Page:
STATE OF WEST VIRGINIA, EX REL. HEALTHPORT TECHNOLOGIES, LLC and CHARLESTON AREA MEDICAL CENTER, Petitioners
HONORABLE JAMES C. STUCKY, Judge of the Circuit Court of Kanawha County, West Virginia; and BASIL CROOKSHANKS, on behalf of himself and all others similarly situated, Respondents
Submitted: May 3, 2017
for Writ of Prohibition
G. Ramey, Esq. Steptoe & Johnson PLLC Huntington, West
Virginia Russell D. Jessee, Esq. Devon J. Stewart, Esq.
Steptoe & Johnson PLLC Charleston, West Virginia Counsel
for the Petitioners.
L. Wagoner, Esq. David E. Goddard, Esq. Goddard & Wagoner
PLLC Clarksburg, West Virginia Counsel for Respondent Basil
JUSTICE DAVIS and JUSTICE WORKMAN dissent and reserve the
right to file a separate opinion.
BY THE COURT
"A writ of prohibition will not issue to prevent a
simple abuse of discretion by a trial court. It will only
issue where the trial court has no jurisdiction or having
such jurisdiction exceeds its legitimate powers. W.Va. Code
53-1-1." Syllabus Point 2, State ex rel. Peacher v.
Sencindiver, 160 W.Va. 314, 233 S.E.2d 425 (1977).
"Standing is comprised of three elements: First, the
party attempting to establish standing must have suffered an
"injury-in-fact"-an invasion of a legally protected
interest which is (a) concrete and particularized and (b)
actual or imminent and not conjectural or hypothetical.
Second, there must be a causal connection between the injury
and the conduct forming the basis of the lawsuit. Third, it
must be likely that the injury will be redressed through a
favorable decision of the court." Syllabus Point 5,
Findley v. State Farm Mut. Auto. Ins. Co., 213 W.Va.
80, 576 S.E.2d 807 (2002).
case, a law firm paid an invoice for a copy of a client's
medical records. The law firm alleges the per-page-fee for
those records was excessive under state law. However, the law
firm filed a lawsuit in circuit court over the invoice in the
name of the client. As we find below, because the client did
not pay the invoice and has suffered no personal loss caused
by the allegedly illegal fee, the client cannot show an
injury in fact. The client, therefore, did not have standing
to pursue the lawsuit. Consequently, we grant a writ of
prohibition and direct the circuit court to dismiss the
lawsuit without prejudice.
AND PROCEDURAL BACKGROUND
2015, respondent Basil Crookshanks had abdominal surgery for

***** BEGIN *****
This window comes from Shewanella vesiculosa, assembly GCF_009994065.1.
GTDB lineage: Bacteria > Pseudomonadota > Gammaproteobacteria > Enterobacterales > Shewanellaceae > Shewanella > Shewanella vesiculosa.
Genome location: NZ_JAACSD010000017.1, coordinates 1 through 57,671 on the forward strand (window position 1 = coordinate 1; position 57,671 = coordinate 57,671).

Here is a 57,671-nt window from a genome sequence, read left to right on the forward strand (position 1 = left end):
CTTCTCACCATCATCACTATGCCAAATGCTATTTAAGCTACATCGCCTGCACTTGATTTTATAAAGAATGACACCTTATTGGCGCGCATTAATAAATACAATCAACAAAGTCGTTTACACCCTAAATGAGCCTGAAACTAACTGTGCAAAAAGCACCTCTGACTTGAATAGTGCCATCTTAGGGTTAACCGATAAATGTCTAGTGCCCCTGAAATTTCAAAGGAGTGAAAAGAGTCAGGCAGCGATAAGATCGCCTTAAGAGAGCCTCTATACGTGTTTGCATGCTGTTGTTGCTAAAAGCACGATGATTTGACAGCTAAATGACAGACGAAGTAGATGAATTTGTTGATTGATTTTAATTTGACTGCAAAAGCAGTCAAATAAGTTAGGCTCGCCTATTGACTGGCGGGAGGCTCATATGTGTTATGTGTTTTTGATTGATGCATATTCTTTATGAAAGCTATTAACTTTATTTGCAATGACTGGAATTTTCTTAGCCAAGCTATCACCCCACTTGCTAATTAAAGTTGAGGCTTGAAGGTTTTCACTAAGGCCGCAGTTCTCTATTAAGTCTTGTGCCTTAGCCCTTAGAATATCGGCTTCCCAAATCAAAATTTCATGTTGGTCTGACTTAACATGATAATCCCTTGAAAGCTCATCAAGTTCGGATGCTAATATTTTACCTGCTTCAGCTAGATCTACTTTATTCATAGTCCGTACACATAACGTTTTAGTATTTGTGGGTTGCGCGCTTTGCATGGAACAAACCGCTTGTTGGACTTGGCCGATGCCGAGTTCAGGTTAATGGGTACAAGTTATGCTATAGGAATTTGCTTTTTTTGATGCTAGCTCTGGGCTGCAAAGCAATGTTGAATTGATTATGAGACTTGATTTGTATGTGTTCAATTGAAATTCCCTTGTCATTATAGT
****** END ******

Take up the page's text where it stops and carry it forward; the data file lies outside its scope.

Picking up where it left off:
a perforated bowel. In his recovery, he was a patient in a
nursing home. Mr. Crookshanks alleges that the nursing home
used unsterilized tools to treat his wound causing him to
develop significant infections and sepsis. Thereafter, he was
evacuated from the nursing home by helicopter for inpatient
treatment at a hospital owned by the petitioner, Charleston
Area Medical Center ("CAMC").
Crookshanks retained a law firm to investigate a potential
malpractice claim against the nursing home. The law
firm's contract was on a contingent basis: the firm would
pay all litigation expenses (as permitted by the West
Virginia Rules of Professional Conduct) and would only
receive a fee, and be reimbursed for its expenses, if there
was a recovery on Mr. Crookshanks's behalf.
firm made a request to CAMC for a copy of Mr.
Crookshanks's medical records. Petitioner HealthPort
Technologies, LLC ("HealthPort"), responded for
CAMC and sent an invoice to the law firm demanding $4,
463.43, or 55 cents per page plus sales tax and shipping
costs for the medical records. The law firm paid the invoice.
However, the invoice troubled the law firm for two reasons:
another major West Virginia hospital had charged the law firm
$3.57 to copy a similar medical record; and the law firm
itself spends approximately 1.4 cents per page for copying.
October 15, 2015, Mr. Crookshanks filed a class action
lawsuit against HealthPort and CAMC over the 55-cent-per-page
fee for his medical records. First, Mr. Crookshanks alleged
that the fee was not based on the actual cost of labor and
supplies, as required by state law,  and therefore that
HealthPort and CAMC were acting in violation of law. Second,
Mr. Crookshanks asserted (upon information and belief) that
other similarly-situated individuals requested their records
from CAMC and other West Virginia healthcare providers; that
HealthPort filled those requests; and that HealthPort charged
those individuals excessive fees in violation of state law.
In his complaint, Mr. Crookshanks asked the circuit court to
certify his case as a class action.
and CAMC moved for summary judgment on the ground that,
because Mr. Crookshanks's claims were not ripe, he did
not have standing to pursue his claim. In discovery, Mr.
Crookshanks admitted that he did not pay the invoice to
obtain copies of his medical records. Instead, the law firm
he retained paid the invoice. Additionally, Mr. Crookshanks
has not reimbursed the law firm, and the contract with his
lawyers specified that he would only be liable for the
expense of the medical records if he recovers from a medical
malpractice defendant. HealthPort and CAMC asked the circuit
court to dismiss Mr. Crookshanks's claims without
order dated December 14, 2016, the circuit court denied the
motion for summary judgment, and found that Mr. Crookshanks
could pursue a claim for the allegedly excessive costs of the
medical records. On January 13, 2017, HealthPort and CAMC
petitioned this Court for a writ of prohibition to ...